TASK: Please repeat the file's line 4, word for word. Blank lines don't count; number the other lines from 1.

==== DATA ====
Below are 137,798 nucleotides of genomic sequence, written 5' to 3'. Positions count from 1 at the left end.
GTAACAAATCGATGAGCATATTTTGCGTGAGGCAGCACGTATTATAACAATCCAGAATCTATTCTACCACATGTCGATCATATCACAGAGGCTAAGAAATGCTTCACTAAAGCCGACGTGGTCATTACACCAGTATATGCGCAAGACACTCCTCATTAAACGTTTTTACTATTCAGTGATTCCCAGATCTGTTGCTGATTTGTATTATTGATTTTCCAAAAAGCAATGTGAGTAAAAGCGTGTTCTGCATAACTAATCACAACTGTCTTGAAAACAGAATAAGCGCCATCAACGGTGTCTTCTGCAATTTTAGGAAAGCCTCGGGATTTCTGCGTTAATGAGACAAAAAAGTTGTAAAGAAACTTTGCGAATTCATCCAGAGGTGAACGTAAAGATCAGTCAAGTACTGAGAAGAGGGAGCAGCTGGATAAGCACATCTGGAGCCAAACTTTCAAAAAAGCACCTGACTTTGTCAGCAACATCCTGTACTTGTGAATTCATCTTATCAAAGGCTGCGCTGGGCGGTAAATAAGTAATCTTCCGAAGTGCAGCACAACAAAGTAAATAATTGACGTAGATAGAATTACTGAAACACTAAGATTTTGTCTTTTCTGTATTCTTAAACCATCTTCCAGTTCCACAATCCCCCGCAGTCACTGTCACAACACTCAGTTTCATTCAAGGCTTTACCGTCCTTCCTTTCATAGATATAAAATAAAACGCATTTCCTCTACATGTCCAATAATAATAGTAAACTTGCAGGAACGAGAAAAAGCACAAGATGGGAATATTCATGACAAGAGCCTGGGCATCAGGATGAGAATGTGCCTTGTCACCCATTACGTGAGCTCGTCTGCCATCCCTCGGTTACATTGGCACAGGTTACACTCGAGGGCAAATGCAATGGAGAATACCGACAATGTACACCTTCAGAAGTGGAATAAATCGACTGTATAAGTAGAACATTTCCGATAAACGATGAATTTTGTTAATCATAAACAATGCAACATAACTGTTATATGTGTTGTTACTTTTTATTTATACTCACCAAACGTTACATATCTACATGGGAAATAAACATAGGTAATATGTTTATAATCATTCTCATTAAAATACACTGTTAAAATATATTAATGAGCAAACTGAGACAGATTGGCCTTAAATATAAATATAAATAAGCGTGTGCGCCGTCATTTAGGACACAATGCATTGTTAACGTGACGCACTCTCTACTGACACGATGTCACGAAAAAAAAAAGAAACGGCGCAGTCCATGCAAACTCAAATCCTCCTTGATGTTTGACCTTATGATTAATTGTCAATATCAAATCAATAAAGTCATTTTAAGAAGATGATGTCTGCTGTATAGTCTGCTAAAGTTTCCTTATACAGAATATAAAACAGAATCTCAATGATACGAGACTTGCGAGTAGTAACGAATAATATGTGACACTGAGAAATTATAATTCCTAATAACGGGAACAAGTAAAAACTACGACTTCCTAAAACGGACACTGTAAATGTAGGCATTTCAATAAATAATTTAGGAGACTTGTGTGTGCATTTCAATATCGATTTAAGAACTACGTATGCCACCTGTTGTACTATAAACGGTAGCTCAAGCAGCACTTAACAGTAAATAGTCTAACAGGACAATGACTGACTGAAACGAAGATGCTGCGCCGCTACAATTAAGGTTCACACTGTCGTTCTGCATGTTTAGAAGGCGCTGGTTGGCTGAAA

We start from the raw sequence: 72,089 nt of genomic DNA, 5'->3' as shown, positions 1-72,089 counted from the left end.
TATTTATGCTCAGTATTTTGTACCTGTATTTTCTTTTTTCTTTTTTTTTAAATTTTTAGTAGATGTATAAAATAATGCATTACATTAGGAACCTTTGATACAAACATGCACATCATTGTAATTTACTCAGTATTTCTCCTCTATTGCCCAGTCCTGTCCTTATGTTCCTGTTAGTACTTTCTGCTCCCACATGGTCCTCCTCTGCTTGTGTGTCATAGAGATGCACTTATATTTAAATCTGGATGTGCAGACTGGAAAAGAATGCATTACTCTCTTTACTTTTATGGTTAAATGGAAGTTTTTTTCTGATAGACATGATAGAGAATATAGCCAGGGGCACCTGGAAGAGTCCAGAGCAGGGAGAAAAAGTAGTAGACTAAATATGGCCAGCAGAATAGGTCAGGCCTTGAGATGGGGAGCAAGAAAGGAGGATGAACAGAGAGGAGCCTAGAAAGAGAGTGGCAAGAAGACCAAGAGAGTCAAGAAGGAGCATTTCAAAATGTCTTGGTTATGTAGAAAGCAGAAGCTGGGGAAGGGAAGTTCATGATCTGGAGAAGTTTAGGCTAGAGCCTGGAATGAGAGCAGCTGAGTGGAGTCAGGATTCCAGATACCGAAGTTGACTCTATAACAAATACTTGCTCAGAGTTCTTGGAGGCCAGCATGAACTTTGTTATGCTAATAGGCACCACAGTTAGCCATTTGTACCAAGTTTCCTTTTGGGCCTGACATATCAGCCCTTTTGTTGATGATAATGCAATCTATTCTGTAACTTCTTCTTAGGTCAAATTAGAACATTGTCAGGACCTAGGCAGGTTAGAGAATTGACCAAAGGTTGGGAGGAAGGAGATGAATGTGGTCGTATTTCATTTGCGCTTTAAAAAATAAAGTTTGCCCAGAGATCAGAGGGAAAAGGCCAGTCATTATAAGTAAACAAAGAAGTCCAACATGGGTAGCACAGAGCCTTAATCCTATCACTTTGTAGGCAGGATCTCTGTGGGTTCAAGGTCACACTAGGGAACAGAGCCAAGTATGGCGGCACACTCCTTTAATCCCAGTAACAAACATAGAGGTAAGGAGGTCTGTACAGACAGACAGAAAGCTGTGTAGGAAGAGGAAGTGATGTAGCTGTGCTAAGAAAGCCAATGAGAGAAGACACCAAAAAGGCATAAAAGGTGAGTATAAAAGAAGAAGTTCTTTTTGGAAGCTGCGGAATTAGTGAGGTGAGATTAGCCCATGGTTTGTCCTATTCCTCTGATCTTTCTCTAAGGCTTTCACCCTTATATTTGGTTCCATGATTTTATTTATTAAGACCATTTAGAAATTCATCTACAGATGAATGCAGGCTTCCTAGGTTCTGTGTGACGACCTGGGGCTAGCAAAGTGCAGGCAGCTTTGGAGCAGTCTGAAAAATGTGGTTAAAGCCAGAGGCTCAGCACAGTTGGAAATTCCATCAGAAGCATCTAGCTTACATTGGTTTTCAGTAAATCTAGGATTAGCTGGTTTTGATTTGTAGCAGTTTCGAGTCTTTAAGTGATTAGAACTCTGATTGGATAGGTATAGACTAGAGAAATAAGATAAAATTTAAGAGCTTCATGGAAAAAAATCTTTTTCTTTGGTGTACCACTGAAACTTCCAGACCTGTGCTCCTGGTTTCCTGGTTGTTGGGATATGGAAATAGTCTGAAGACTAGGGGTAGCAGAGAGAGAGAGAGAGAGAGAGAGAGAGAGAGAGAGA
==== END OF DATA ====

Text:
TATTTATGCTCAGTATTTTGTACCTGTATTTTCTTTTTTCTTTTTTTTTAAATTTTTAGTAGATGTATAAAATAATGCATTACATTAGGAACCTTTGATACAAACATGCACATCATTGTAATTTACTCAGTATTTCTCCTCTATTGCCCAGTCCTGTCCTTATGTTCCTGTTAGTACTTTCTGCTCCCACATGGTCCTCCTCTGCTTGTGTGTCATAGAGATGCACTTATATTTAAATCTGGATGTGCAGACTGGAAAAGAATGCATTACTCTCTTTACTTTTATGGTTAAATGGAAGTTTTTTTCTGATAGACATGATAGAGAATATAGCCAGGGGCACCTGGAAGAGTCCAGAGCAGGGAGAAAAAGTAGTAGACTAAATATGGCCAGCAGAATAGGTCAGGCCTTGAGATGGGGAGCAAGAAAGGAGGATGAACAGAGAGGAGCCTAGAAAGAGAGTGGCAAGAAGACCAAGAGAGTCAAGAAGGAGCATTTCAAAATGTCTTGGTTATGTAGAAAGCAGAAGCTGGGGAAGGGAAGTTCATGATCTGGAGAAGTTTAGGCTAGAGCCTGGAATGAGAGCAGCTGAGTGGAGTCAGGATTCCAGATACCGAAGTTGACTCTATAACAAATACTTGCTCAGAGTTCTTGGAGGCCAGCATGAACTTTGTTATGCTAATAGGCACCACAGTTAGCCATTTGTACCAAGTTTCCTTTTGGGCCTGACATATCAGCCCTTTTGTTGATGATAATGCAATCTATTCTGTAACTTCTTCTTAGGTCAAATTAGAACATTGTCAGGACCTAGGCAGGTTAGAGAATTGACCAAAGGTTGGGAGGAAGGAGATGAATGTGGTCGTATTTCATTTGCGCTTTAAAAAATAAAGTTTGCCCAGAGATCAGAGGGAAAAGGCCAGTCATTATAAGTAAACAAAGAAGTCCAACATGGGTAGCACAGAGCCTTAATCCTATCACTTTGTAGGCAGGATCTCTGTGGGTTCAAGGTCACACTAGGGAACAGAGCCAAGTATGGCGGCACACTCCTTTAATCCCAGTAACAAACATAGAGGTAAGGAGGTCTGTACAGACAGACAGAAAGCTGTGTAGGAAGAGGAAGTGATGTAGCTGTGCTAAGAAAGCCAATGAGAGAAGACACCAAAAAGGCATAAAAGGTGAGTATAAAAGAAGAAGTTCTTTTTGGAAGCTGCGGAATTAGTGAGGTGAGATTAGCCCATGGTTTGTCCTATTCCTCTGATCTTTCTCTAAGGCTTTCACCCTTATATTTGGTTCCATGATTTTATTTATTAAGACCATTTAGAAATTCATCTACAGATGAATGCAGGCTTCCTAGGTTCTGTGTGACGACCTGGGGCTAGCAAAGTGCAGGCAGCTTTGGAGCAGTCTGAAAAATGTGGTTAAAGCCAGAGGCTCAGCACAGTTGGAAATTCCATCAGAAGCATCTAGCTTACATTGGTTTTCAGTAAATCTAGGATTAGCTGGTTTTGATTTGTAGCAGTTTCGAGTCTTTAAGTGATTAGAACTCTGATTGGATAGGTATAGACTAGAGAAATAAGATAAAATTTAAGAGCTTCATGGAAAAAAATCTTTTTCTTTGGTGTACCACTGAAACTTCCAGACCTGTGCTCCTGGTTTCCTGGTTGTTGGGATATGGAAATAGTCTGAAGACTAGGGGTAGCAGAGAGAGAGAGAGAGAGAGAGAGAGAGAGAGAGAGA